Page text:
Research practices in transition

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Antonella Esposito
17 March 2011

 Investigating the relationship between emerging digital scholarship and open scholarship in higher education settings.

This cloud is set up as an experiment of 'open research approach', within my MRes dissertation work on 'digital researchers' in higher education. This small scale study will complete the second year of the Online MRes in Educational and Social Research by the Institute of Education, University of London.

The planned 'open approach' is part of my research design and received formal approval from the IoE Ethics Board. I will use a blog as a 'research journal' and this cloud as an 'open notebook', in which I intend to share information, discussions and unrefined material I will adopt and create during this journey.

I much owe to Cloudworks champions as regards what I know about 'openness' in higher education: I am aware that ed tech is a privileged lab from which to look at openness. My interview project will ask researchers of other subject areas about their practices and views on the topic. Hopefully this space could also become an opportunity for a continuining debriefing.

However, I am also aware that assuming an open approach can be risky for an 'apprentice researcher' as I am: trivial mistakes, too much or too less disclosure, naive statements, etc, everything will be highlighted.

Ok, I am already hearing your voices: 'That's the openness, baby, and you can do nothing'. So, enjoy it and please help me to work 'in the open'.

Extra content

ABSTRACT

Research practices in transition is an under-researched area in higher education in Italy. This study investigates changing research practices in this area, with a particular focus on digital and open scholarship. A key aim of this study is to highlight overlaps, contradictions and mutual influences of traditional and new research practices as currently mediated by personal and infrastructural technologies. The study draws on data collected by interviewing Faculty members and focusing on emergent research behaviours and needs of new values, rules, training and support from their own institutional context. The study aims to: 1) identify emergent practices from digital scholarship’s champions in an higher education setting, considering different subject areas; 2) explore whether, in which ways and to what extent such emerging practices in digital environment constitute a ‘break’ against the tradition, and how open approaches in researching and teaching are implied.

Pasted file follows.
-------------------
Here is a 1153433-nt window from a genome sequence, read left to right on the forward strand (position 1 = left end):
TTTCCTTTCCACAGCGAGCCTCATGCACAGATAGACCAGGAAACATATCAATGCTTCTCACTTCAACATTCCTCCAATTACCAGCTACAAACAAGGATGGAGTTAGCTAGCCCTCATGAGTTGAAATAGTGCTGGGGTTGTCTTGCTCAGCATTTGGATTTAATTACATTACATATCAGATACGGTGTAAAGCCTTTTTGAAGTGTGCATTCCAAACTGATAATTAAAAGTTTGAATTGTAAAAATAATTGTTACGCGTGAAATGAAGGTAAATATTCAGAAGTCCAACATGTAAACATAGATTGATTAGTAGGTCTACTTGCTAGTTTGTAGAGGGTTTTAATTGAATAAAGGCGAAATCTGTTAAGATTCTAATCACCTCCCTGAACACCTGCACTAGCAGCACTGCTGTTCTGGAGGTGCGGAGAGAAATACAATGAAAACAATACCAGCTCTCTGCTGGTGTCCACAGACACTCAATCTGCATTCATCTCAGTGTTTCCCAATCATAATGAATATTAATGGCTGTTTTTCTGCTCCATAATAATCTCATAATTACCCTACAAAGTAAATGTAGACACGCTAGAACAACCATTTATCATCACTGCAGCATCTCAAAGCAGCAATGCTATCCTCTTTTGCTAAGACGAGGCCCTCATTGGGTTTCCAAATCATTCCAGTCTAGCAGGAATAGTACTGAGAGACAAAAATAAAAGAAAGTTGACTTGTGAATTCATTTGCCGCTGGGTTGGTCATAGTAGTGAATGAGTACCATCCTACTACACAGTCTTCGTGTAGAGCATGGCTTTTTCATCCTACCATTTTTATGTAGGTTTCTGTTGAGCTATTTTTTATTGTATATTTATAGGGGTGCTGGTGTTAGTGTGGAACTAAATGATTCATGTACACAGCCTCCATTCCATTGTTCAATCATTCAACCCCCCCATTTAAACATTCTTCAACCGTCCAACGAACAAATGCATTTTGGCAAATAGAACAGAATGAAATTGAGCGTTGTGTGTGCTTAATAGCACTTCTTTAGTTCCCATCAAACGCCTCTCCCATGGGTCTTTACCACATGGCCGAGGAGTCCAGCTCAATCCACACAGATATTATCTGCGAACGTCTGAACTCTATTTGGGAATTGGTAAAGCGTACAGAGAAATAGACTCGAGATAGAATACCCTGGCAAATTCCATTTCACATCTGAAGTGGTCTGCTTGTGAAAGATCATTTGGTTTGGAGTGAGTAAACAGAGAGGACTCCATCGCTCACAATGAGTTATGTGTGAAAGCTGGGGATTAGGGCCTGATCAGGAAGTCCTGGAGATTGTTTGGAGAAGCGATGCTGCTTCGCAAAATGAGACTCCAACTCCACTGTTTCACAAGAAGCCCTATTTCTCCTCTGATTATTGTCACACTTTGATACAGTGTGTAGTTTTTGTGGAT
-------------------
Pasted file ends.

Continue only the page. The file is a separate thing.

The study embeds an open research approach and mainly focuses on an interview project, in which about 12 senior and young researchers selected from different Departments are being asked for their own views. Convenience and snowball sampling strategies are applied to select informants from four different subject areas (Humanities, Social sciences, Physics, Medicine). The study is intended to be carried out at the University of Milan.